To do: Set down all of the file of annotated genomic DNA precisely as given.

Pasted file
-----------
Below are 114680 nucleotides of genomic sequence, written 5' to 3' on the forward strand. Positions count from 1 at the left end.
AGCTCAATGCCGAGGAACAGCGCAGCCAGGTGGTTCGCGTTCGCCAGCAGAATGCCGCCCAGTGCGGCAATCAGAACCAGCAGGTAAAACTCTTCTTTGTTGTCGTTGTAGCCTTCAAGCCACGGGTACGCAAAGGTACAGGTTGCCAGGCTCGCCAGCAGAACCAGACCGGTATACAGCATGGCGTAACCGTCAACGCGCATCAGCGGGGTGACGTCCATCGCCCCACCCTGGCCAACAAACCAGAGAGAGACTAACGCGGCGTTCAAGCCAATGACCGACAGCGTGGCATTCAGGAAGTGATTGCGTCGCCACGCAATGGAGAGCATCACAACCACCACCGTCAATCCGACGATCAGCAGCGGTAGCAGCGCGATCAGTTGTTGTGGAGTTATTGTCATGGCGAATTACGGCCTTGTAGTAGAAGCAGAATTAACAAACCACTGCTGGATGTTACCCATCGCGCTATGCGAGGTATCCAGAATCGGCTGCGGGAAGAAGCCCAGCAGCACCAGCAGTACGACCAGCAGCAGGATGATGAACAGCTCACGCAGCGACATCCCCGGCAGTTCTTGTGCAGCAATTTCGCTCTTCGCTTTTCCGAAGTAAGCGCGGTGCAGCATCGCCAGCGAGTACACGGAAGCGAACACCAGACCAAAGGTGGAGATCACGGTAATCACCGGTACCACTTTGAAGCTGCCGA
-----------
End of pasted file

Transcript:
Below are 114680 nucleotides of genomic sequence, written 5' to 3' on the forward strand. Positions count from 1 at the left end.
AGCTCAATGCCGAGGAACAGCGCAGCCAGGTGGTTCGCGTTCGCCAGCAGAATGCCGCCCAGTGCGGCAATCAGAACCAGCAGGTAAAACTCTTCTTTGTTGTCGTTGTAGCCTTCAAGCCACGGGTACGCAAAGGTACAGGTTGCCAGGCTCGCCAGCAGAACCAGACCGGTATACAGCATGGCGTAACCGTCAACGCGCATCAGCGGGGTGACGTCCATCGCCCCACCCTGGCCAACAAACCAGAGAGAGACTAACGCGGCGTTCAAGCCAATGACCGACAGCGTGGCATTCAGGAAGTGATTGCGTCGCCACGCAATGGAGAGCATCACAACCACCACCGTCAATCCGACGATCAGCAGCGGTAGCAGCGCGATCAGTTGTTGTGGAGTTATTGTCATGGCGAATTACGGCCTTGTAGTAGAAGCAGAATTAACAAACCACTGCTGGATGTTACCCATCGCGCTATGCGAGGTATCCAGAATCGGCTGCGGGAAGAAGCCCAGCAGCACCAGCAGTACGACCAGCAGCAGGATGATGAACAGCTCACGCAGCGACATCCCCGGCAGTTCTTGTGCAGCAATTTCGCTCTTCGCTTTTCCGAAGTAAGCGCGGTGCAGCATCGCCAGCGAGTACACGGAAGCGAACACCAGACCAAAGGTGGAGATCACGGTAATCACCGGTACCACTTTGAAGCTGCCGA